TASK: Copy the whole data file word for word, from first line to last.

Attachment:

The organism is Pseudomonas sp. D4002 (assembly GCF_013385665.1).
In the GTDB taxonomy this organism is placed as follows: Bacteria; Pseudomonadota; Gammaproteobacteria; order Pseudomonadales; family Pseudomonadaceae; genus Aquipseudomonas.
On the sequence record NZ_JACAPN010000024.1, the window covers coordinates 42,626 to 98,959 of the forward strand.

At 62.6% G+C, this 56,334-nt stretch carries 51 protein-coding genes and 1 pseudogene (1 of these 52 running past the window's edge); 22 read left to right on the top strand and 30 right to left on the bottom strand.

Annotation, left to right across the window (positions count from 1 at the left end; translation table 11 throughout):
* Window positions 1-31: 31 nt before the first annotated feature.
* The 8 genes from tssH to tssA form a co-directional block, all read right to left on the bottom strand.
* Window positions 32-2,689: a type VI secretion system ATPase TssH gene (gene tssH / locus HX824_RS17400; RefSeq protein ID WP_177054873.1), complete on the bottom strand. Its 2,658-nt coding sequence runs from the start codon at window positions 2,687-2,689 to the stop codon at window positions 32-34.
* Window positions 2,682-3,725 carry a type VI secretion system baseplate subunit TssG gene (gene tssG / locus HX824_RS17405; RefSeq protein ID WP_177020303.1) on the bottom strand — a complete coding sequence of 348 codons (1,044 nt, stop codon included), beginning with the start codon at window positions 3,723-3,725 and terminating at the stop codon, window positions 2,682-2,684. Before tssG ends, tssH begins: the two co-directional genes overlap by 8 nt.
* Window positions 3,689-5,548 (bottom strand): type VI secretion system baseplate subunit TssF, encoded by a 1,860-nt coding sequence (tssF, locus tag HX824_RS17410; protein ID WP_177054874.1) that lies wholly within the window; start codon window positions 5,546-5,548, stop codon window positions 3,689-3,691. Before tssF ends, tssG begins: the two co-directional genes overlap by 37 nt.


The organism is Pseudomonas sp. D4002 (assembly GCF_013385665.1).
In the GTDB taxonomy this organism is placed as follows: Bacteria; Pseudomonadota; Gammaproteobacteria; order Pseudomonadales; family Pseudomonadaceae; genus Aquipseudomonas.
On the sequence record NZ_JACAPN010000024.1, the window covers coordinates 42,626 to 98,959 of the forward strand.

At 62.6% G+C, this 56,334-nt stretch carries 51 protein-coding genes and 1 pseudogene (1 of these 52 running past the window's edge); 22 read left to right on the top strand and 30 right to left on the bottom strand.

Annotation, left to right across the window (positions count from 1 at the left end; translation table 11 throughout):
* Window positions 1-31: 31 nt before the first annotated feature.
* The 8 genes from tssH to tssA form a co-directional block, all read right to left on the bottom strand.
* Window positions 32-2,689: a type VI secretion system ATPase TssH gene (gene tssH / locus HX824_RS17400; RefSeq protein ID WP_177054873.1), complete on the bottom strand. Its 2,658-nt coding sequence runs from the start codon at window positions 2,687-2,689 to the stop codon at window positions 32-34.
* Window positions 2,682-3,725 carry a type VI secretion system baseplate subunit TssG gene (gene tssG / locus HX824_RS17405; RefSeq protein ID WP_177020303.1) on the bottom strand — a complete coding sequence of 348 codons (1,044 nt, stop codon included), beginning with the start codon at window positions 3,723-3,725 and terminating at the stop codon, window positions 2,682-2,684. Before tssG ends, tssH begins: the two co-directional genes overlap by 8 nt.
* Window positions 3,689-5,548 (bottom strand): type VI secretion system baseplate subunit TssF, encoded by a 1,860-nt coding sequence (tssF, locus tag HX824_RS17410; protein ID WP_177054874.1) that lies wholly within the window; start codon window positions 5,546-5,548, stop codon window positions 3,689-3,691. Before tssF ends, tssG begins: the two co-directional genes overlap by 37 nt.